There aren’t a lot of options for casual space travelers, but some insurers are interested in developing such policies. Allianz first began designing space tourism policies in 2012, though there is no evidence one has been sold. (Allianz did not return a request for comment.) Space tourism is new, but experts say there is now more than enough data on rocket launches to know how to price these policies.
Lloyd’s of London estimates that the space insurance market has averaged $500 million in annual premium payments over the past decade. But those policies have generally covered satellites and other nonhuman cargo.
“The big question for the insurance industry is whether this is more like aviation insurance or more like current space policies,” said Neil Stevens, a senior vice president of space products at the insurance broker Marsh. “There hasn’t been a situation where insurance markets haven’t stepped up.”
But for now, space travel is launching without an insurance net for passengers. Developing those policies is one more small step that is likely needed before space travel can leap into a fully functioning tourism market.
Just weeks after the Education Department erased half a billion dollars in student debt for borrowers defrauded by their schools, the agency said on Friday that it would discharge another $55.6 million for students at three other institutions.
Roughly 1,800 students — at Westwood College, Marinello Schools of Beauty and the Court Reporting Institute — will have all of their debts discharged as part of the so-called borrower defense program, which allows loan holders to file claims to have their debt forgiven if they believe they have been scammed.
The Biden administration has now canceled more than $1.5 billion in loans for more than 92,000 borrowers under the program, a significant shift from the previous administration, during which relief efforts largely came to a standstill. And the latest approvals widened the scope of relief beyond a small group of schools.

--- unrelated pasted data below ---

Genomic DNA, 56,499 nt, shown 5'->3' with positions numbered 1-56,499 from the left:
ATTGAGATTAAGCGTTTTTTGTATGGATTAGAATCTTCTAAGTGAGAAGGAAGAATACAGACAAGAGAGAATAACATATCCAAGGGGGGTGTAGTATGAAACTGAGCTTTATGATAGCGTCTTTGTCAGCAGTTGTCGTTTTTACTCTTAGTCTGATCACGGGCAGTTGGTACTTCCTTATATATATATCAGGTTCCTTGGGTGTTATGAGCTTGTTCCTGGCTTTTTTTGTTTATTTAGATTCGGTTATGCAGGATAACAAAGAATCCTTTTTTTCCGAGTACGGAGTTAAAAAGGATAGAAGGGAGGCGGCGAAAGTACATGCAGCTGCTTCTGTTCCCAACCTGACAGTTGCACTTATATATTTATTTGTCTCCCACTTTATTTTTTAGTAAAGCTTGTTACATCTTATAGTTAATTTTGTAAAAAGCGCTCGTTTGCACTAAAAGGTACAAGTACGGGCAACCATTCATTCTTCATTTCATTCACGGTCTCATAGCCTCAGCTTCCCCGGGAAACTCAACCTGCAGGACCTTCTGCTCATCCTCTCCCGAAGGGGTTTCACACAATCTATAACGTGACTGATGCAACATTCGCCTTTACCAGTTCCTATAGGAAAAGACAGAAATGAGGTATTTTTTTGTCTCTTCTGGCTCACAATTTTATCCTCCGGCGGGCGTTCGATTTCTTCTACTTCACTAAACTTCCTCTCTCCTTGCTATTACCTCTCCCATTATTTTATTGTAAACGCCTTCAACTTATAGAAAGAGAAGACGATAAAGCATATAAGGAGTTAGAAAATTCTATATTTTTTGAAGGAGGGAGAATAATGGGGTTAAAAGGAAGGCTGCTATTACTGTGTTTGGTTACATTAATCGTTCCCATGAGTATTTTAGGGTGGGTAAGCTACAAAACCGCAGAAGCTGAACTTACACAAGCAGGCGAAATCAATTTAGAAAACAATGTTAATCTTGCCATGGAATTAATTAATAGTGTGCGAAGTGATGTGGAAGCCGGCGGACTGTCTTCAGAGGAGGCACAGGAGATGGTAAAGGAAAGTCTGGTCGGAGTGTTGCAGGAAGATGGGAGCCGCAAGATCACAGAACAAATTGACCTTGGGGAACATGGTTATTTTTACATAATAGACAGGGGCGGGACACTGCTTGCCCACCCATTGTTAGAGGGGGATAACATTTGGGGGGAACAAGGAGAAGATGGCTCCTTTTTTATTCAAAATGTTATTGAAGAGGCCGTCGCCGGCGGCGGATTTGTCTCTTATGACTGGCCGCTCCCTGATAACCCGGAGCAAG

Friday’s approvals were the first since 2017 that wiped out debts at schools other than Corinthian Colleges, ITT Technical Institute and American Career Institute. Those three for-profit institutions are now defunct.
“The department will continue doing its part to review and approve borrower defense claims quickly and fairly so that borrowers receive the relief that they need and deserve,” said Miguel A. Cardona, the education secretary. “We also hope these approvals serve as a warning to any institution engaging in similar conduct that this type of misrepresentation is unacceptable.”
Former Westwood students accounted for the bulk of the relief delivered on Friday. The department approved more than 1,600 claims from them, totaling roughly $53 million, which involved two types of misrepresentation. The agency said that between 2002 and the school’s closure in 2015, Westwood misled students about their ability to transfer credits. A second group of borrowers, in the criminal justice program, were misled about their job prospects in law enforcement in Illinois, the department said. Many agencies would not accept their credits, and borrowers had to accept minimum-wage jobs instead of positions they thought they had trained for.
Another 200 claims approvals wiped out more than $2.2 million in debts tied to Marinello Schools of Beauty. Students who attended from 2009 through the school’s shuttering in 2016 said they were misled about classes and training that were supposed to be offered but never were. The department said that had made it “extremely difficult” for them to pass required state licensing tests.
Education Department officials also found widespread misrepresentations at the Court Reporting Institute, where it approved 18 claims totaling $340,000. From 1998 through its closure in 2006, the school misinformed borrowers about how long it would take to complete the program, the department found. The majority of students never finished.
The British economy grew 0.8 percent in May as more pandemic restrictions were lifted, official data showed, but the pace of growth has slowed and economists warn that returning to prepandemic levels will be harder, especially if consumers react cautiously to rising coronavirus infections.